New Poll: Is Florida Slipping Away?

Guy Benson
|
Posted: Aug 16, 2016 4:01 PM
New Poll: Is Florida Slipping Away?

A new Monmouth survey -- released by a respected pollster cheered by the Trump campaign for its Iowa numbers last month -- spells deep trouble for the brash billionaire in the must-win state of Florida. Put simply, Donald Trump does not have any realistic path to victory (especially with erstwhile delusions bursting all around him) without the Sunshine State. According to the fresh data, Hillary Clinton has opened up a nine-point lead in the country's most populous swing state:

Among Sunshine State voters likely to participate in November’s presidential election, 48% currently support Clinton and 39% back Trump. Another 6% intend to vote for Libertarian Gary Johnson and 1% support Green Party candidate Jill Stein, with 5% who are undecided. Among self-identified Democrats, 92% support Clinton while 4% choose Trump and just 3% back a third party candidate. Trump has less support among his own party base, with 79% of Republicans who back their nominee, compared to 12% who support Clinton and 5% who back another candidate. Clinton leads Trump among independents by 47% to 30%, with 11% supporting Johnson and 2% backing Stein. Clinton has an overwhelming lead among Hispanic, black and Asian voters who make up about one-third of the electorate, garnering 69% of this group’s vote to 19% for Trump...Clinton’s 50 point lead among non-white voters is similar to Barack Obama’s advantage over Mitt Romney with this group four years ago (49 points according to the 2012 Florida exit poll). Trump’s 14 point lead among white voters is smaller than Romney’s 24 point win with this group. This difference is due mainly to a widening gender gap. Trump is doing somewhat better than Romney did among white men (+40 points compared to +32), but much worse among white women (-10 points compared to +17).

Bottom line:

What a...complete non-surprise. This phenomenon is precisely what we warned about throughout the primary.  The data was all sitting in plain sight; many Republicans chose not to look at it, or take it seriously.  Trump has consistently performed as poorly as Romney with voters of color (or worse), while underperforming the most recent GOP nominee with whites.  White women are perpetually one of his biggest problems.  That's a recipe for a decisive November loss.  Unpopular Hillary Clinton's favorability is 14 points underwater in Florida, yet she's enjoying a comfortable lead because Trump's deficit on the same metric is 21 points.  If you average the two Florida surveys released this week, Hillary is ahead by seven.  In a four-way race.  Yikes.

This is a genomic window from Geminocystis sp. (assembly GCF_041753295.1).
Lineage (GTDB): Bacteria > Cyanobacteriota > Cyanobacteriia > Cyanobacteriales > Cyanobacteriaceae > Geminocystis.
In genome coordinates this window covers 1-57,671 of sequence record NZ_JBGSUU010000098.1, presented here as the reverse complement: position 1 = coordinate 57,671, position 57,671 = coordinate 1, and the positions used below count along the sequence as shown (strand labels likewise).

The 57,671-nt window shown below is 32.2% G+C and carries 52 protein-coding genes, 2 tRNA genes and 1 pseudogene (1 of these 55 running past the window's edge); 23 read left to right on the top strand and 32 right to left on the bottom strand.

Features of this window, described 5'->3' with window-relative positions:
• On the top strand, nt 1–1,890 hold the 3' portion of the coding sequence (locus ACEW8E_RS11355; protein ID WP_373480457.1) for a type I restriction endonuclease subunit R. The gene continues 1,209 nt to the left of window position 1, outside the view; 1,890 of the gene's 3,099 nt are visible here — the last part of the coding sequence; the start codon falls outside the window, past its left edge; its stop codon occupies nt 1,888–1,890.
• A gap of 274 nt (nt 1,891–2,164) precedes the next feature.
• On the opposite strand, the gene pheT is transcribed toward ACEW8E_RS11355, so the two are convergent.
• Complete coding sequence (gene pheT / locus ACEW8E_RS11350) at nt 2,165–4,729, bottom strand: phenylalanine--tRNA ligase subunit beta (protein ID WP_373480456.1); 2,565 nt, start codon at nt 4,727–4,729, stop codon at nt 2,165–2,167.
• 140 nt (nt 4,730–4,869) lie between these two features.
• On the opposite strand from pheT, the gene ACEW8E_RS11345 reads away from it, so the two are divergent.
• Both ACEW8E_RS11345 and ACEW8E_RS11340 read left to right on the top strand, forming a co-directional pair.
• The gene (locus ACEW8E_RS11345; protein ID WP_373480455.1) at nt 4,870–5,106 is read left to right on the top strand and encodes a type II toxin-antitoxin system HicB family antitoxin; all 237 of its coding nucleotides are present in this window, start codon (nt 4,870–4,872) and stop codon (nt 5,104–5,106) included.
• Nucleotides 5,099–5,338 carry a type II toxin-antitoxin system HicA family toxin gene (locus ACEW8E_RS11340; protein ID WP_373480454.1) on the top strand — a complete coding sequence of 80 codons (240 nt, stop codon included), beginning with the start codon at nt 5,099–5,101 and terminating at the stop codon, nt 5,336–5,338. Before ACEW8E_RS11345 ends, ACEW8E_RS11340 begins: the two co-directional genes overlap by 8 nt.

In the state's important US Senate race, Marco Rubio is running 14 to 20 points ahead of Trump, depending on his hypothetical opponent.  Against congenital liar and privileged layabout Patrick Murphy, Rubio leads by five points.  Against crazy person and accused wife-batterer Alan Grayson, he holds a double-digit lead.  The incumbent is sitting at (+7) on favorability and (+8) on job approval.  Most voters don't know or care about the fact that he's tepidly -- very tepidly -- endorsed Trump.  Rubio has maintained a consistent but modest advantage in this contest since jumping back into the race.  As for the national picture, the latest round of NBC/Marist/WSJ battleground surveys show Clinton sweeping all seven states polled:

Those top three margins tell you all you need to know about why well-funded elements of Hillaryworld are packing up their things and leaving Colorado, Virginia (where Hillary leads by 14 in another new poll), and Pennsylvania (a crucial state for Trump).  Absent a massive shake-up, they're in the bag.  NBC's new national poll shows Clinton up by nine, which mirrors her average lead over the series' last three installations.  As ever, she's not popular.  He's worse:

Perhaps the Trump campaign might consider spending more than zero dollars on television advertising? She's investing tens of millions to make marginal gains in improving her poor image, while pinning down his historically bad image. It's working. Parting thought: Is the GOP's House majority in peril?